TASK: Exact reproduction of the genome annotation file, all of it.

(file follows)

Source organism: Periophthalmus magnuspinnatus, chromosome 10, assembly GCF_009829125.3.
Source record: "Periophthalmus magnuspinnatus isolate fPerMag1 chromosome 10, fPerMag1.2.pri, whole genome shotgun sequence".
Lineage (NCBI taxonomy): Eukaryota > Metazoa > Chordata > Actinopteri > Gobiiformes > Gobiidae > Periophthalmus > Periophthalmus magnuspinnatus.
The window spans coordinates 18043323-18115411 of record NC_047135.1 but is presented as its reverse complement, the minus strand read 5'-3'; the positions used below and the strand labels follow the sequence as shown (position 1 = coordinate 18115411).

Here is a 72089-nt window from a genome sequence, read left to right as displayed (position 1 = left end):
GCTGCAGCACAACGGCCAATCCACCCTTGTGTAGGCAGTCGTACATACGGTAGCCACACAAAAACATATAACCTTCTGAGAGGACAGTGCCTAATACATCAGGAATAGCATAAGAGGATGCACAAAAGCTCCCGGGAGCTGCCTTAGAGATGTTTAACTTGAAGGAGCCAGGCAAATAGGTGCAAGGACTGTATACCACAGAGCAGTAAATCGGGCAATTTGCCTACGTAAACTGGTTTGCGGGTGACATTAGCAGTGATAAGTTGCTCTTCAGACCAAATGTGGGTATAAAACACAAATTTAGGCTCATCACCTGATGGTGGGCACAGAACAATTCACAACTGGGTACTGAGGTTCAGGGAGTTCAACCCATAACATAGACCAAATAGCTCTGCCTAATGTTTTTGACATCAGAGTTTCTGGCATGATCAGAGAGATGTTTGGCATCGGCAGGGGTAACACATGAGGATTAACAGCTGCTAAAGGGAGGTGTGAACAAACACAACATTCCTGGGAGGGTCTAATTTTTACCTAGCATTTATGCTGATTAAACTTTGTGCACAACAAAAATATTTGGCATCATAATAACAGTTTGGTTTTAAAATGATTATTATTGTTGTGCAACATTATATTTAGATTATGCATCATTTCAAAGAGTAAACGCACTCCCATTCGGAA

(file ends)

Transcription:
Source organism: Periophthalmus magnuspinnatus, chromosome 10, assembly GCF_009829125.3.
Source record: "Periophthalmus magnuspinnatus isolate fPerMag1 chromosome 10, fPerMag1.2.pri, whole genome shotgun sequence".
Lineage (NCBI taxonomy): Eukaryota > Metazoa > Chordata > Actinopteri > Gobiiformes > Gobiidae > Periophthalmus > Periophthalmus magnuspinnatus.
The window spans coordinates 18043323-18115411 of record NC_047135.1 but is presented as its reverse complement, the minus strand read 5'-3'; the positions used below and the strand labels follow the sequence as shown (position 1 = coordinate 18115411).

Here is a 72089-nt window from a genome sequence, read left to right as displayed (position 1 = left end):
GCTGCAGCACAACGGCCAATCCACCCTTGTGTAGGCAGTCGTACATACGGTAGCCACACAAAAACATATAACCTTCTGAGAGGACAGTGCCTAATACATCAGGAATAGCATAAGAGGATGCACAAAAGCTCCCGGGAGCTGCCTTAGAGATGTTTAACTTGAAGGAGCCAGGCAAATAGGTGCAAGGACTGTATACCACAGAGCAGTAAATCGGGCAATTTGCCTACGTAAACTGGTTTGCGGGTGACATTAGCAGTGATAAGTTGCTCTTCAGACCAAATGTGGGTATAAAACACAAATTTAGGCTCATCACCTGATGGTGGGCACAGAACAATTCACAACTGGGTACTGAGGTTCAGGGAGTTCAACCCATAACATAGACCAAATAGCTCTGCCTAATGTTTTTGACATCAGAGTTTCTGGCATGATCAGAGAGATGTTTGGCATCGGCAGGGGTAACACATGAGGATTAACAGCTGCTAAAGGGAGGTGTGAACAAACACAACATTCCTGGGAGGGTCTAATTTTTACCTAGCATTTATGCTGATTAAACTTTGTGCACAACAAAAATATTTGGCATCATAATAACAGTTTGGTTTTAAAATGATTATTATTGTTGTGCAACATTATATTTAGATTATGCATCATTTCAAAGAGTAAACGCACTCCCATTCGGAA